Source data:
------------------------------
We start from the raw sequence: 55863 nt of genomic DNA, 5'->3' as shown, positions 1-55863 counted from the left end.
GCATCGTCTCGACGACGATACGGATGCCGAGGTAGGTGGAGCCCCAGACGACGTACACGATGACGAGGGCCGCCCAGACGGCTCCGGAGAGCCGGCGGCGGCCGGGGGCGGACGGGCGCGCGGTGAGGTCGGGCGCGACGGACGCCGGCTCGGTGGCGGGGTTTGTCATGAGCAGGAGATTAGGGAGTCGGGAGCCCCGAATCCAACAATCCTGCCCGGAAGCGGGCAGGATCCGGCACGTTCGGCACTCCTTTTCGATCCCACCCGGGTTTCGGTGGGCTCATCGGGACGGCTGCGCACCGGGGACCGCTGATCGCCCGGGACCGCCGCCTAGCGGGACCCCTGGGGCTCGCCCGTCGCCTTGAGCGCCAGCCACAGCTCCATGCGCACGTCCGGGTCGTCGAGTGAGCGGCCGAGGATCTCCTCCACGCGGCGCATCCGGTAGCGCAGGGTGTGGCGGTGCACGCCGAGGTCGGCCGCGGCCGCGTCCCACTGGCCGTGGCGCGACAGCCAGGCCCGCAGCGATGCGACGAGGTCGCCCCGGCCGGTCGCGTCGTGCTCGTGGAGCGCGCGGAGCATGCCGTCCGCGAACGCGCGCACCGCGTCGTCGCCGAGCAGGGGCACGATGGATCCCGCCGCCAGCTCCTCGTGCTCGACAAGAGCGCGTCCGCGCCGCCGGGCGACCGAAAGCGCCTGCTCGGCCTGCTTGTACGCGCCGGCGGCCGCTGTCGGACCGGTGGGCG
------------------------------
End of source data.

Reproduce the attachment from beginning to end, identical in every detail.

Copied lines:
We start from the raw sequence: 55863 nt of genomic DNA, 5'->3' as shown, positions 1-55863 counted from the left end.
GCATCGTCTCGACGACGATACGGATGCCGAGGTAGGTGGAGCCCCAGACGACGTACACGATGACGAGGGCCGCCCAGACGGCTCCGGAGAGCCGGCGGCGGCCGGGGGCGGACGGGCGCGCGGTGAGGTCGGGCGCGACGGACGCCGGCTCGGTGGCGGGGTTTGTCATGAGCAGGAGATTAGGGAGTCGGGAGCCCCGAATCCAACAATCCTGCCCGGAAGCGGGCAGGATCCGGCACGTTCGGCACTCCTTTTCGATCCCACCCGGGTTTCGGTGGGCTCATCGGGACGGCTGCGCACCGGGGACCGCTGATCGCCCGGGACCGCCGCCTAGCGGGACCCCTGGGGCTCGCCCGTCGCCTTGAGCGCCAGCCACAGCTCCATGCGCACGTCCGGGTCGTCGAGTGAGCGGCCGAGGATCTCCTCCACGCGGCGCATCCGGTAGCGCAGGGTGTGGCGGTGCACGCCGAGGTCGGCCGCGGCCGCGTCCCACTGGCCGTGGCGCGACAGCCAGGCCCGCAGCGATGCGACGAGGTCGCCCCGGCCGGTCGCGTCGTGCTCGTGGAGCGCGCGGAGCATGCCGTCCGCGAACGCGCGCACCGCGTCGTCGCCGAGCAGGGGCACGATGGATCCCGCCGCCAGCTCCTCGTGCTCGACAAGAGCGCGTCCGCGCCGCCGGGCGACCGAAAGCGCCTGCTCGGCCTGCTTGTACGCGCCGGCGGCCGCTGTCGGACCGGTGGGCG